Moderator: Peter Berkery, Executive Director, AAUP
Panelists: Aileen Fyfe, University of St. Andrews; Brian Halley, Senior Editor, University of Massachusetts Press; John Inglis, Cold Spring Harbor Laboratories Press
Peer review is the hallmark of university press publishing; indeed, AAUP has spent the past two years developing Best Practices for Peer Review precisely because of its centrality to our mission. But do you know peer review as well as you think you do? In this informative and provocative closing session, a diverse panel of scholars and publishers will present a range of perspectives on peer review—how it’s done, why it’s done, where it’s headed. Prepare to have your pre-conceived notions challenged!
Chair: Dariel Mayer, Design and Production Manager, Vanderbilt University Press
Panelists: Rob Ehle, Art Director, Stanford University Press; Nicole Hilton, XML Workflow Supervisor, University of Toronto Press; Neil Litt, Assistant Director and Director of Editing, Design, and Production, Princeton University Press
Facing potential bottlenecks several times a year is familiar terrain for EDP departments at presses of all sizes. The impact of a disproportionate number of books entering our departments at one time, generally close to season closing deadlines, begins by overloading design resources to get covers done in time for the catalog. This backlog has a natural tendency to create other bottlenecks down the line.
Solutions and resources for balancing workflow vary considerably depending on department size and press finances. In all cases, collaboration with our colleagues upstream and downstream is key and can be tricky.
Panelists will talk about what they have tried and how well different methods have worked: from basic spreadsheet scheduling and reporting, to Post-it note madness, to implementing enterprise-level solutions. Suggestions will be made for keeping EDP’s bookends (acquisitions and marketing) involved in plans for improved workflow management. Expect tears, laughter, and possibly some evangelizing.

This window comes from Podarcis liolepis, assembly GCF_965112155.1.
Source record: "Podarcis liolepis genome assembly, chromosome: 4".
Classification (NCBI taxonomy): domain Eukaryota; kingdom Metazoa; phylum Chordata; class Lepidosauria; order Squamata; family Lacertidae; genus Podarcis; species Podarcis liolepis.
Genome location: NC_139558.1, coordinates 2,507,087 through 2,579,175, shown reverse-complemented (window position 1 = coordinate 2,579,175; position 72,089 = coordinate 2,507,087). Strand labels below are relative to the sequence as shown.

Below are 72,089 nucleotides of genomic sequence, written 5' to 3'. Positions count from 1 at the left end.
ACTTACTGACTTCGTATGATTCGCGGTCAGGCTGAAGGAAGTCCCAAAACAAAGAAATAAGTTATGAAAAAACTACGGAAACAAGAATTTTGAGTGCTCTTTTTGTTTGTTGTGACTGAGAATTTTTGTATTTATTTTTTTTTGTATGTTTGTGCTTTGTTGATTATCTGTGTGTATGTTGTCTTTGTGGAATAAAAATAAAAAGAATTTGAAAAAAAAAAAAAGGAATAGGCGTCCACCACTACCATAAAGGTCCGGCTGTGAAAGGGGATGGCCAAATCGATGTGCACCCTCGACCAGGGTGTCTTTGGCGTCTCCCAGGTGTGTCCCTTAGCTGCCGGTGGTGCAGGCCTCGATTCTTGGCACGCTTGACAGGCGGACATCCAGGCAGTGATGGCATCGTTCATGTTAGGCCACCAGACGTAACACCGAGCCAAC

What’s next for the world of publishing? Mickey McManus, Principal and Chairman of the board at MAYA Design—a design consultancy and innovation lab located in downtown Pittsburgh—has a thought. What will it be like to have our phones give us a tour of a museum based on the artifacts we pass? Or what if our coffeemakers automatically start to percolate as the pace of our reading slows after we pick up our favorite book? Often called the "Internet of Things," pervasive computing is about connecting the things we interact with every day, and is a game-changer for industry as a new set of design and business paradigms emerge. In 2012, Mickey co-authored a book, Trillions: Thriving in the Emerging Information Ecology, which has been called a field guide to the era of pervasive computing. The way we design for things that begin to "wake up" is uncharted territory. If we don’t take into account our connected future and continue designing for disconnected things, we will design our way into irrelevance. The challenge publishers face is how to surf these trends, determine what to do about them, and identify how designing "things" will change. Please join Mickey, a pioneer in the field of collaborative innovation, pervasive computing, human-centered design and education, in a discussion about the ecological design and the nature of things.
Chair: Michael Duckworth
Panelists: Alejandro Fernández Diego, Executive Director, UNE (University Presses of Spain)/Espacio UNE/Librería del BOE; Tarek El-Elaimy, Marketing Manager (North America), American University in Cairo Press; Peter Froehlich, Director, Purdue University Press; Peter Schoppert, Director, NUS Press, Singapore
Four industry leaders from Europe, Northeast and Southeast Asia, the Middle East, and North America will share their 10-minute answers to the following questions: What are their favorite international rights fairs and why? What have been their primary objectives and successes, as well as their main obstacles or continuing challenges from 2010 to 2016? Which genres/disciplines and which languages or translation avenues and mechanisms have been most successful? Which fairs or language areas are you spotlighting for growth from 2017 to 2020?